The Internet is at the core of America’s digital innovation and technological advancement. It is too valuable to be trapped in the middle of a never ending game of politics and regulatory arbitrage depending on the party in power. We should stop the litigation and legislative threats by the party not in control of the FCC. We need bipartisan congressional legislation to protect the Internet and consumers. Now is the time for both sides of the aisle to come to the table, have a civil discussion, and produce a legislative product that enshrines durable and enforceable net neutrality rules.

Cohen and Comcast have a point here, in isolation: It’s not productive for the FCC to keep going back and forth on its net neutrality policy depending on whether a Democrat or a Republican is in the White House. A legislative solution would be better, and it’s worth asking why the Democrats, the country’s theoretically progressive party, didn’t get around to sorting this out when they had both the White House and overwhelming majorities in both the House and Senate during the first two years of Barack Obama’s presidency.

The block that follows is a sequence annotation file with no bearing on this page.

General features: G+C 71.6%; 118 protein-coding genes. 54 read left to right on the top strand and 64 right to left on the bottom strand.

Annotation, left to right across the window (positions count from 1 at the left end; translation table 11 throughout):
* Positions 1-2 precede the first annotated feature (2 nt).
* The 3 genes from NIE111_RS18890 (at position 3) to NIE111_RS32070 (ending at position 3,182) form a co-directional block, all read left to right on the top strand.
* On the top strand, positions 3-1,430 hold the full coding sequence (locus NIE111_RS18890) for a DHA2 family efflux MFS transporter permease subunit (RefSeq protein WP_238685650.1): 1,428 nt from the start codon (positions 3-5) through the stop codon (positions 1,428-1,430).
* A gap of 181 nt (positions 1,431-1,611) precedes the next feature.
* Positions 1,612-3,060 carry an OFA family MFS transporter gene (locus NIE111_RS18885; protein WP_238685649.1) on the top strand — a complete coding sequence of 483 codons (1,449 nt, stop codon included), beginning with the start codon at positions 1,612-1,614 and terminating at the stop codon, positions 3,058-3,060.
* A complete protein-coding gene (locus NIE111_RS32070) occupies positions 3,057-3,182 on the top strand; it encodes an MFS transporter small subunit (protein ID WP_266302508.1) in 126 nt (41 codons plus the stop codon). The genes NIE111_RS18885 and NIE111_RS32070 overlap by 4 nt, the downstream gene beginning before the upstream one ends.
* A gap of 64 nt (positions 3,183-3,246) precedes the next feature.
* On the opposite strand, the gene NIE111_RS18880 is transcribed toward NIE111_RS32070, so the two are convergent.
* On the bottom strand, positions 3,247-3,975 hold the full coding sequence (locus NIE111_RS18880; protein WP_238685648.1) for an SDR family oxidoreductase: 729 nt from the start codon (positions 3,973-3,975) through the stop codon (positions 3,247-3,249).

But Comcast elides its own role and that of fellow telecommunications companies in lobbying for Thursday’s ruling. The Center for Responsive Politics reported anti-net neutrality lobbying has totaled $110 million in 2017 alone. Ajit Pai and Donald Trump might be the primary political architects of this decision, but the ISPs were not mere spectators in the regulatory ping pong game.

I’m not necessarily looking to pick on Comcast specifically here — if anything, they deserve a small sliver of credit for posting the most detailed response to the ruling, even as it paints a decision it played an active role in bringing about as merely the latest chapter in the endless struggle between political parties.

Indeed, AT&T echoed many of Comcast’s points in this statement on its Public Policy site, which is included in its entirety.